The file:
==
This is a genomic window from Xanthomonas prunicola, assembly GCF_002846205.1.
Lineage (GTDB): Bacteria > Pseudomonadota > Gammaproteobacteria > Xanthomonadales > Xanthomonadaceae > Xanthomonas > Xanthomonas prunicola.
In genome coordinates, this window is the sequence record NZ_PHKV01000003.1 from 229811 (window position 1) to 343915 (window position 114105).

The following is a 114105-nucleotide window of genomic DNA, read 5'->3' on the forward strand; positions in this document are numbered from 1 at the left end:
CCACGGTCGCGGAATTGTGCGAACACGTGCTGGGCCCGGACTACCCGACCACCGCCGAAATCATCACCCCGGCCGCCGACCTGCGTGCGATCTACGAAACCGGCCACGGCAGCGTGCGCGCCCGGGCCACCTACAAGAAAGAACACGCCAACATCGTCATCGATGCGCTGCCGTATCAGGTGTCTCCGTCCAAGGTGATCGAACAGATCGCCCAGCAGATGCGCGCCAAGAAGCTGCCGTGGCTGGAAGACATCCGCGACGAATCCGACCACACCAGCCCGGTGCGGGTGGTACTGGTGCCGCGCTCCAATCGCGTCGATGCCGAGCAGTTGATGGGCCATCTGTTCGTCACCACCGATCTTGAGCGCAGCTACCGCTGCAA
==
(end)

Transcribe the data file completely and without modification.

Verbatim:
This is a genomic window from Xanthomonas prunicola, assembly GCF_002846205.1.
Lineage (GTDB): Bacteria > Pseudomonadota > Gammaproteobacteria > Xanthomonadales > Xanthomonadaceae > Xanthomonas > Xanthomonas prunicola.
In genome coordinates, this window is the sequence record NZ_PHKV01000003.1 from 229811 (window position 1) to 343915 (window position 114105).

The following is a 114105-nucleotide window of genomic DNA, read 5'->3' on the forward strand; positions in this document are numbered from 1 at the left end:
CCACGGTCGCGGAATTGTGCGAACACGTGCTGGGCCCGGACTACCCGACCACCGCCGAAATCATCACCCCGGCCGCCGACCTGCGTGCGATCTACGAAACCGGCCACGGCAGCGTGCGCGCCCGGGCCACCTACAAGAAAGAACACGCCAACATCGTCATCGATGCGCTGCCGTATCAGGTGTCTCCGTCCAAGGTGATCGAACAGATCGCCCAGCAGATGCGCGCCAAGAAGCTGCCGTGGCTGGAAGACATCCGCGACGAATCCGACCACACCAGCCCGGTGCGGGTGGTACTGGTGCCGCGCTCCAATCGCGTCGATGCCGAGCAGTTGATGGGCCATCTGTTCGTCACCACCGATCTTGAGCGCAGCTACCGCTGCAA